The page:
The Friends of the Wild Flower Garden, Inc.

Plants of the Eloise Butler Wildflower Garden

The oldest public wildflower garden in the United States


Common Name
Purple Prairie Clover (Violet Prairie Clover)


Scientific Name
Dalea purpurea Vent. var. purpurea


Plant Family
Pea (Fabaceae)

Garden Location


Prime Season
Early to Late Summer Flowering



Purple Prairie Clover is a native, erect, perennial forb growing on slender, stems usually under 2 feet tall (range 8 to 35 inches). Stems are usually hairless but some plants may have dense short hair; stems are pale green with vertical ridge lines. Mature plants will frequently have many stems rising from the root.

The leaves are pinnately compound with an odd number of narrow leaflets (3 to 9 but usually 5), hairless, with each leaflet being about 1 inch long, only 1/8 inch wide, having smooth margins and translucent gland dots on the underside. All but the smallest upper leaves will be stalked and the small uppers may have only 3 lobes.

The inflorescence is a dense cone-shaped spike, 1 to 2 inches long on a stalk held above the leaves. If branched, side stems will also have a spike.

The flowers are small 1/4 inch 5-part, with a green calyx and purple corollas. The stamens number 5, have greenish-purple filaments and usually pale orange anthers. The pinkish-white style is longer than the stamens. The petals of the corolla have an upright banner like most Pea family flowers, but the other 4 petals are much reduced allowing the stamens and style to be visible and exserted from the corolla. Flowers open from the bottom of the spike to the top.

Seed: Bumblebees and other bees will pollinate the flowers which when fertile, produce a small dry thin hairy seed pod, containing one or two smooth irregularly shaped seeds, which are dispersed by the wind when mature, falling close to the plant. Seeds typically germinate in warm soil without the need for cold stratification.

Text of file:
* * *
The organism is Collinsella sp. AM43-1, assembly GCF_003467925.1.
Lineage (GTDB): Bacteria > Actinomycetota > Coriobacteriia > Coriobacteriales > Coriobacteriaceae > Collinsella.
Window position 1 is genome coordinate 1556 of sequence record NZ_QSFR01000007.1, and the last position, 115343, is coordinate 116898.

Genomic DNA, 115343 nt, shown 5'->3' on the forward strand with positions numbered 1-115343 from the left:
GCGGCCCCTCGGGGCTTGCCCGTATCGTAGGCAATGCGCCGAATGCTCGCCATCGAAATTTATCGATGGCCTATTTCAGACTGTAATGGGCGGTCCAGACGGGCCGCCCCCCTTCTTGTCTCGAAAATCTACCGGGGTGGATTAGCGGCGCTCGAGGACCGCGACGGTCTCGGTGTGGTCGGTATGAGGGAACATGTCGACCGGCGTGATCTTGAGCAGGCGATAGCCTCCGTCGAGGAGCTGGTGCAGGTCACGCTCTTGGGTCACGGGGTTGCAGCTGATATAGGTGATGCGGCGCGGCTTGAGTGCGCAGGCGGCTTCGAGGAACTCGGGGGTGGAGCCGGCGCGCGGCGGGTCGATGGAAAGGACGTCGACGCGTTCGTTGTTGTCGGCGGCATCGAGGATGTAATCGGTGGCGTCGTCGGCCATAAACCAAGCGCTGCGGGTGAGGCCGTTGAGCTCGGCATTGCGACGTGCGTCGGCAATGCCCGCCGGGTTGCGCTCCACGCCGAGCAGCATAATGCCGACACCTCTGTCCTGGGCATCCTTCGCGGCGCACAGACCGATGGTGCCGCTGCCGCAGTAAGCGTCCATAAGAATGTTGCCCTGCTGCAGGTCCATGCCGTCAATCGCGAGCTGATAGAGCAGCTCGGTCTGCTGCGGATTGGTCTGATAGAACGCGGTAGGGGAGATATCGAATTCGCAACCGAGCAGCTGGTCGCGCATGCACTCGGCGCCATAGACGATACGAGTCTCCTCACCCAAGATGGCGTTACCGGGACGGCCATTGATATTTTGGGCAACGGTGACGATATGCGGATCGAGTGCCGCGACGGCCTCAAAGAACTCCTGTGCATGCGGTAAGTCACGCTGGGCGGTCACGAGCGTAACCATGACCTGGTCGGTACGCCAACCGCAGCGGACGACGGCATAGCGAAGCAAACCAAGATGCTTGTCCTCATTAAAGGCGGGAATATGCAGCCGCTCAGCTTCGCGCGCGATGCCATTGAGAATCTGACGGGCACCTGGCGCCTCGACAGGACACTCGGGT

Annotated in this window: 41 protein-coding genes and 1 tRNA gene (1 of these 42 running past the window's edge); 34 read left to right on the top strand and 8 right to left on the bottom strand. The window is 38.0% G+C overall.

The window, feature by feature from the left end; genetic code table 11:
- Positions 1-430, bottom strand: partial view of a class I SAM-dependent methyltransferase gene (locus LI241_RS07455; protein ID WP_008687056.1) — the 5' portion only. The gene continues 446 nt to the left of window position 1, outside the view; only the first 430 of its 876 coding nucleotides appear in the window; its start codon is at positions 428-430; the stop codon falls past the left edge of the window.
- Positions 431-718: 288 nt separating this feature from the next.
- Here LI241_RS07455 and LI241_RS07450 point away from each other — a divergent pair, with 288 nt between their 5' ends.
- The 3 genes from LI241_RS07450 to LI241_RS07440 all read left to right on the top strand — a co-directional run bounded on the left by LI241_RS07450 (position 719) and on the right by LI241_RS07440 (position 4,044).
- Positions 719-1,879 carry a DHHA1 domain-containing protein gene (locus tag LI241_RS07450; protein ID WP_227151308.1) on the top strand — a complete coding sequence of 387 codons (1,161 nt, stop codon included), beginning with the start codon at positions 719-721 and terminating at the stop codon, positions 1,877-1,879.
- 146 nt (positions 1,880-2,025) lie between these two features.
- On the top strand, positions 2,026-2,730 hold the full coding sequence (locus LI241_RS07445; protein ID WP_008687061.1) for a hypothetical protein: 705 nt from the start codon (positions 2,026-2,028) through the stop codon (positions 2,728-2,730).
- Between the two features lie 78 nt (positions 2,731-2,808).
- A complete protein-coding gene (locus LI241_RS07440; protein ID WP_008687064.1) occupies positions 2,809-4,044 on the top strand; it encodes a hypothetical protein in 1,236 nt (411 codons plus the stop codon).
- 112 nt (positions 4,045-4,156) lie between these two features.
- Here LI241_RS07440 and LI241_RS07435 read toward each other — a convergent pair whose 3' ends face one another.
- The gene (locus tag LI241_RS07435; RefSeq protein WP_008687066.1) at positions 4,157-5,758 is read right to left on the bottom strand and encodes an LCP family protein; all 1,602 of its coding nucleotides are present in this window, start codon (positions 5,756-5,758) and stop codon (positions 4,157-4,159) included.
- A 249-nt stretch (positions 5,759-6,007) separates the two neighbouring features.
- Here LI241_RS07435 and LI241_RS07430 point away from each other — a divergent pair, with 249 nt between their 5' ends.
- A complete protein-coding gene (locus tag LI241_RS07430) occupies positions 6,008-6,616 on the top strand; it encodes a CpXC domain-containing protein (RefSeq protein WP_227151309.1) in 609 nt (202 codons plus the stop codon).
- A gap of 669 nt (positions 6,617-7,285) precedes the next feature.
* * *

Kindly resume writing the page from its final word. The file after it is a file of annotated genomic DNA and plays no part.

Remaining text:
Varieties: There are two, see note below the photo section.


Habitat: Purple Prairie Clover has a taproot that can extend to 6-1/2 feet deep and many smaller fibrous roots making it drought tolerant, but it grows best in full sun where there is a minimum of 15 inches of annual precipitation, and as a member of the pea family, it fixes nitrogen in the soil and benefits from a prairie burn allowing soil locked seeds to germinate after which it will grow more profusely.

Names: Some books list the genus as the older Petalostemon, however, USDA and the University of MN Herbarium have adopted the newer classification to the genus Dalea, named for Samuel Dale, (1659-1739), an English botanist and botanical collector and author of several botanical books. The species name purpurea is Greek for "purple". Specimens were originally collected by Lewis and Clark. (Details at page bottom.) Although originally described by Frederick Pursh, the botanist who catalogued and described the plants brought back by the exploring expedition of Lewis and Clark, the author name for the plant classification that is currently accepted is ‘Vent.’ which refers to Étienne Pierre Ventenat (1757-1808), French botanist who published several works about plants in French gardens including the rare plants of Malmaison. French gardens grew many species imported from the New World.

Comparisons: Purple Prairie Clover is similar in appearance to the slightly taller White Prairie Clover, D. candida, which plant also has broader leaflets.

See bottom of page for notes on the Garden's planting history, distribution in Minnesota and North America, lore and other references.

Flower stem Drawing

Above: The inflorescence is a dense cone-shaped spike. Drawing from Britton, N.L., and A. Brown. 1913. An illustrated flora of the northern United States, Canada and the British Possessions. 3 vols. Charles Scribner's Sons, New York.